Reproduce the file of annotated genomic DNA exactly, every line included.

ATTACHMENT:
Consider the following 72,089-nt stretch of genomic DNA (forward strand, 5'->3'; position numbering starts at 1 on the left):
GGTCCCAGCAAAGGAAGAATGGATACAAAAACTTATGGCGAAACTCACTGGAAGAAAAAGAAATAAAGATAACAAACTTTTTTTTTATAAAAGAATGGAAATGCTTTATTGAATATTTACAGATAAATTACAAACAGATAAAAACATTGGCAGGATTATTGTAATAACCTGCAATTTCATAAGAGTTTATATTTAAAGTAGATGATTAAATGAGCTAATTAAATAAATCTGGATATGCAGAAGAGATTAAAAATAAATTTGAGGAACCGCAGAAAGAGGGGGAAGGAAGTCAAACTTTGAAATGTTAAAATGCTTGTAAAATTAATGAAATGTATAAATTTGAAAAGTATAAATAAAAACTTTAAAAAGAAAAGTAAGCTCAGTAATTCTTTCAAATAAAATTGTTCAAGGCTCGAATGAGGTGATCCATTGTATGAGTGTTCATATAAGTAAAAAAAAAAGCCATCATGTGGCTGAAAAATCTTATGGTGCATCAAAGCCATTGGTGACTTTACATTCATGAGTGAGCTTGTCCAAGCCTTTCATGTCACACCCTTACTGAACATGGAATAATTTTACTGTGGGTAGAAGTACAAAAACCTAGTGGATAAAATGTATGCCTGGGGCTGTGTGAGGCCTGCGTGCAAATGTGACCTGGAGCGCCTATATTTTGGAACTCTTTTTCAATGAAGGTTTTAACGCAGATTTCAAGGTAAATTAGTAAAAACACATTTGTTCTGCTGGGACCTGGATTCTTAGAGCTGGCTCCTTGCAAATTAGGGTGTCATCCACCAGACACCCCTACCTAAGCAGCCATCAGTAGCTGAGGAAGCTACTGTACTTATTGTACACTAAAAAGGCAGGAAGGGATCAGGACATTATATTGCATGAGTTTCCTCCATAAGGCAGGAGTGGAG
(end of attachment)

Consider the following 72,089-nt stretch of genomic DNA (forward strand, 5'->3'; position numbering starts at 1 on the left):
GGTCCCAGCAAAGGAAGAATGGATACAAAAACTTATGGCGAAACTCACTGGAAGAAAAAGAAATAAAGATAACAAACTTTTTTTTTATAAAAGAATGGAAATGCTTTATTGAATATTTACAGATAAATTACAAACAGATAAAAACATTGGCAGGATTATTGTAATAACCTGCAATTTCATAAGAGTTTATATTTAAAGTAGATGATTAAATGAGCTAATTAAATAAATCTGGATATGCAGAAGAGATTAAAAATAAATTTGAGGAACCGCAGAAAGAGGGGGAAGGAAGTCAAACTTTGAAATGTTAAAATGCTTGTAAAATTAATGAAATGTATAAATTTGAAAAGTATAAATAAAAACTTTAAAAAGAAAAGTAAGCTCAGTAATTCTTTCAAATAAAATTGTTCAAGGCTCGAATGAGGTGATCCATTGTATGAGTGTTCATATAAGTAAAAAAAAAAGCCATCATGTGGCTGAAAAATCTTATGGTGCATCAAAGCCATTGGTGACTTTACATTCATGAGTGAGCTTGTCCAAGCCTTTCATGTCACACCCTTACTGAACATGGAATAATTTTACTGTGGGTAGAAGTACAAAAACCTAGTGGATAAAATGTATGCCTGGGGCTGTGTGAGGCCTGCGTGCAAATGTGACCTGGAGCGCCTATATTTTGGAACTCTTTTTCAATGAAGGTTTTAACGCAGATTTCAAGGTAAATTAGTAAAAACACATTTGTTCTGCTGGGACCTGGATTCTTAGAGCTGGCTCCTTGCAAATTAGGGTGTCATCCACCAGACACCCCTACCTAAGCAGCCATCAGTAGCTGAGGAAGCTACTGTACTTATTGTACACTAAAAAGGCAGGAAGGGATCAGGACATTATATTGCATGAGTTTCCTCCATAAGGCAGGAGTGGAG